The US government needs to develop options within constitutional and statutory constraints for situations in which federal law enforcement, such as the FBI, comes in contact with an individual who is radicalizing. It is not law enforcement’s or the intelligence community’s role to seek to change an individual’s beliefs protected by the First Amendment, as opposed to focusing on criminal conduct. An individual’s family, friends, and local community and religious leaders are best suited to dissuading the individual from criminal activity as well as rolling back the radicalization. The US government needs to resolve the extent to which federal law enforcement can share information concerning radicalized individuals with family, friends, and local community and religious leaders [21].

In the US government, more senior administrators seemed to have been convinced by this proposal. It is recorded that a year after the Boston Marathon bombing, Lisa Monaco, the deputy to the President for Homeland Security and Counterterrorism, addressed this topic on her public lecture at Harvard University:

Parents might see sudden personality changes in their children at home—becoming confrontational. Religious leaders might notice unexpected clashes over ideological differences. Teachers might hear a student expressing an interest in traveling to a conflict zone overseas. Or friends might notice a new interest in watching or sharing violent material. The government is rarely in a position to observe these early signals, so we need to do more to help communities understand the warning signs, and then work together to intervene before an incident can occur [22].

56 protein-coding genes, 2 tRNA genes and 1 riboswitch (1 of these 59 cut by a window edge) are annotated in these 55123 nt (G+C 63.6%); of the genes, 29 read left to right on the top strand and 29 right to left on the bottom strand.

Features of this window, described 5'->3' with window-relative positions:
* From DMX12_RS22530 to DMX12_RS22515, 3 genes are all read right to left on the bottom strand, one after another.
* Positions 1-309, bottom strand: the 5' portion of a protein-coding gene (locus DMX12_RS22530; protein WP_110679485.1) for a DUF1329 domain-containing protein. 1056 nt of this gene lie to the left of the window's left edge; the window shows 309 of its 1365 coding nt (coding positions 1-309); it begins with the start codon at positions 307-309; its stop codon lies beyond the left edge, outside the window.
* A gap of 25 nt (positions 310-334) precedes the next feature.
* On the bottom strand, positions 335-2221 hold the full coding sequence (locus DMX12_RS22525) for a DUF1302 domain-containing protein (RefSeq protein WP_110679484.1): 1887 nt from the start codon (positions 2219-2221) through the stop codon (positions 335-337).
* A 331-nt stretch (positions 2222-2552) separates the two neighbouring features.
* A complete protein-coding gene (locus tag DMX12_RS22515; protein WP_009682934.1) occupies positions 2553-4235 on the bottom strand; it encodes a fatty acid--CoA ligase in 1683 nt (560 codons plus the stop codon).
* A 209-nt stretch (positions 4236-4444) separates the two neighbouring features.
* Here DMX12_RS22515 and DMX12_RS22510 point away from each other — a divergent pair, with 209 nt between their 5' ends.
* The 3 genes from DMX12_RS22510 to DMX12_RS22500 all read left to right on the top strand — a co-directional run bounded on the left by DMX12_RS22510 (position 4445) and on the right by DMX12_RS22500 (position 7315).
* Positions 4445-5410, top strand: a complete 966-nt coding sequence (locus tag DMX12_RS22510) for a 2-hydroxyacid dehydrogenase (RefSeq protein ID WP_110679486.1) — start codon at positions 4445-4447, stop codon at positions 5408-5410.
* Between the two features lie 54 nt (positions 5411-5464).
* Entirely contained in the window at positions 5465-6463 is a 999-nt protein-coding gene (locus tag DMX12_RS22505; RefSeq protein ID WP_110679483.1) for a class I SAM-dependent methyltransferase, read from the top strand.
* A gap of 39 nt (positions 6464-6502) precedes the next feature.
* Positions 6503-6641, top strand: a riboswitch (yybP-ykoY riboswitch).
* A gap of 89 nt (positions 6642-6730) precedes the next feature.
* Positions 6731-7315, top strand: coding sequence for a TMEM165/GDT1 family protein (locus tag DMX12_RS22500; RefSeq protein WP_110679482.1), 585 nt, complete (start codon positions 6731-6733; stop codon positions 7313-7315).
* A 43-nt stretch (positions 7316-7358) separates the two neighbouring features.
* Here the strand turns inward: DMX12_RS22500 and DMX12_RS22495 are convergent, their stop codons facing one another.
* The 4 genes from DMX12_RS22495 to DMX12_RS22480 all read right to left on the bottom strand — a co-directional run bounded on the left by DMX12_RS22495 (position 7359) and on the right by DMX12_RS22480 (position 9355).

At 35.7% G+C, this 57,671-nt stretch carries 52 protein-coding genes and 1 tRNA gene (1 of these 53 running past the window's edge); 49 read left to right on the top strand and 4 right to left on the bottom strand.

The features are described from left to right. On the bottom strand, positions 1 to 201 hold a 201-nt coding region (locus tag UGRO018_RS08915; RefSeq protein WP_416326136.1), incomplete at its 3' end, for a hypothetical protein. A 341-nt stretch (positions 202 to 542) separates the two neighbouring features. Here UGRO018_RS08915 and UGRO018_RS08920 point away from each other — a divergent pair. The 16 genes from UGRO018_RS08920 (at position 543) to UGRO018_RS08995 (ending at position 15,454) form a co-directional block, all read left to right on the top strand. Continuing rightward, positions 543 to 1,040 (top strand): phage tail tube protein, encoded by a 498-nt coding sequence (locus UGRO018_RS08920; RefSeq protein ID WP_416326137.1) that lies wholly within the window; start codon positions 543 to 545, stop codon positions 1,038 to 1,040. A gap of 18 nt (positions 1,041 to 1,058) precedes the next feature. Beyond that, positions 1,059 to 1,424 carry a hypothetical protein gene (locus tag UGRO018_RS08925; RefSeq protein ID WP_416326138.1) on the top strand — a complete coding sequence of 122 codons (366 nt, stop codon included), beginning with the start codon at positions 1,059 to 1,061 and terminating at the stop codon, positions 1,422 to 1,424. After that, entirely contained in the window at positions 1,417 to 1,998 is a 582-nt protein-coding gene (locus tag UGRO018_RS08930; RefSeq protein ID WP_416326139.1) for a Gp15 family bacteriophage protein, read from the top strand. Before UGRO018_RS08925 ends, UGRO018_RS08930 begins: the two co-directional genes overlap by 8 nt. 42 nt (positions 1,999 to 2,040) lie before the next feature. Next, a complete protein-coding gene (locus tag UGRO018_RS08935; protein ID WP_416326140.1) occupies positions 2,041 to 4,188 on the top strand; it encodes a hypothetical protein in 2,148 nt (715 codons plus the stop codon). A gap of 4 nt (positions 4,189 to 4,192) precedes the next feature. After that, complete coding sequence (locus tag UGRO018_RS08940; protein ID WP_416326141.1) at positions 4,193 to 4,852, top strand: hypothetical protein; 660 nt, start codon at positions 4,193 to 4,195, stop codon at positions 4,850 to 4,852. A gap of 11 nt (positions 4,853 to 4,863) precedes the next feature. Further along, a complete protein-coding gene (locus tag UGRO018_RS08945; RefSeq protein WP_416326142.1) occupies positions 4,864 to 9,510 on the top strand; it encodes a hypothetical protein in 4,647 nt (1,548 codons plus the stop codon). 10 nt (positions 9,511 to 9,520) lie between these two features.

To this end, Vidino and Hughes [7] argued for the establishment of a well-crafted system of interventions that provide options for families, communities, and law enforcement agencies to develop workable alternatives to prosecution of at-risk individuals or in the path of radicalization to VE.